As Batman is fighting, Harvey Dent is bragging about his relationship with Bruce a few floors down with his date and her bright red hair. The reds in this episode are shockingly bright compared to the rest of the palette (can I compare vs. amazon stream?), and it looks great in this remaster. Bruce finally drops in late enough to wonder if this mysterious redhead has a sister and to question Dent’s sudden decision to marry this woman he’s known for a week before he goes facedown in his chocolate mousse, poisoned by his date’s lipstick.
Bruce heads to the hospital to keep an eye on his friend while Gotham PD scrambles to find out what they can. Harvey interviews the chef and waiter with absolute certainty that one of them is responsible while Bruce talks to the chemist looking into the poison. Here, Bruce is working for Batman and snatches the blood sample, literally removing evidence from police custody (again, are we sure Batman isn’t part of the problem?!)
The evidence – Isley’s past and the source of the poison – lead Batman to Isley’s greenhouse, where she keeps, among many other plants, the very rose we saw in the opening, a rose that went extinct supposedly as a result of the construction of the prison.
Poison Ivy is one of the more interesting and sometimes problematic characters in Batman’s rogues’ gallery. On the one hand, she’s one of the few women characters that doesn’t show up attached to another character, and her base cause is a genuinely good one that holds up even now. Most of the best villains seem to have a point, and Ivy very much does indeed. She just goes all the wrong ways when it comes to proving the truth of her cause. She’s also not just a scientist, but a very talented one. On the other hand, she’s very much the stereotypical femme fatale character with a chemist twist, right down to the way mens’ heads turn in the restaurant and the almost-strip-tease as she changes from Pamela Isley into Poison Ivy. She’s ostensibly using sex as a weapon, but it’s always tough to tell where it fits the character and where it’s more meant to make boys giggle about the sexy lady.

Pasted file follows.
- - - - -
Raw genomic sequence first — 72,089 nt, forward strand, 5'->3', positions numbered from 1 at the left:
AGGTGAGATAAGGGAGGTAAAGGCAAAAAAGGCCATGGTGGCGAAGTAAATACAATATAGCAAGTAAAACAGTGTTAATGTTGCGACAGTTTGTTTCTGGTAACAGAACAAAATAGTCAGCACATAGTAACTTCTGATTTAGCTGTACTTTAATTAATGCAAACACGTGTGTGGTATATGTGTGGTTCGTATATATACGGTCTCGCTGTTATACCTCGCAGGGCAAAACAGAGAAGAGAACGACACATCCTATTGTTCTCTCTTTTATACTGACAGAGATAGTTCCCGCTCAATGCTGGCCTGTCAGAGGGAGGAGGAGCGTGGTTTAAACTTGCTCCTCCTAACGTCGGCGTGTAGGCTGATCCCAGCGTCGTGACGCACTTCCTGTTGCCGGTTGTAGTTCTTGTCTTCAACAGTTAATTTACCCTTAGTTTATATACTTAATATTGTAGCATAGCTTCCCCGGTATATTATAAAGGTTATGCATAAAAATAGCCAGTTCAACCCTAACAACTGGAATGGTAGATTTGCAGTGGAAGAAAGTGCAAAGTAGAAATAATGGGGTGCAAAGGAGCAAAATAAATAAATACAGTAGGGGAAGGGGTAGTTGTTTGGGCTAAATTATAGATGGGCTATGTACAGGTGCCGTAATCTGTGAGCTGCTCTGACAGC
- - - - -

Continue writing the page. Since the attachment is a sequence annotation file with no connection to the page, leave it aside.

As Batman and Poison Ivy battle, Batman makes it clear one move at a time how poor Ivy’s decision-making process is – her crossbow bolts thud into her plants one after another, until they finally rip through her apparently intelligent and growling Venus Fly Trap with teeth that are hard enough to shatter when Batman kicks them.
Finally, Ivy ends up in Arkham, where they apparently let her keep the very rose she used to poison Harvey just days earlier. Really, Arkham?
Despite my jabs, Pretty Poison is an overall excellent episode that reminds me once again why I love Batman. We get moments like the intercut of Harvey talking about his relationship with Bruce while Bruce leads his second life floors away. We have the beginnings of the interplay between Bruce, Harvey, Poison Ivy, the eventual Two-Face, and Batman – five different characters all tangled together by Bruce and Batman’s mistakes. Bruce and Harvey create Poison Ivy by building Stonegate. Just episodes later, Harvey becomes Two-Face, and it’s hard not to wonder if being taken to his deathbed by the betrayal of someone he trusted contributed to that. Even if it didn’t, the show is building the relationship between Bruce and Dent for that later turn, and that’s pretty awesome for a television cartoon at this point in TV history.
Actions have unintended consequences, whether it’s robbing a rich kid’s parents in an alley or putting in prison without doing a proper environmental impact review beforehand, and Batman is starting to build up these relationships.
Next week, it’s time to delve into the Dickensian underbelly of Gotham for one of the show’s worst episodes, and then a full-on Rashomon-style episode that gives a proper introduction to Officer Renee Montoya.
If you need more BTAS commentary now, we have every episode of the series ranked from the worst to the best!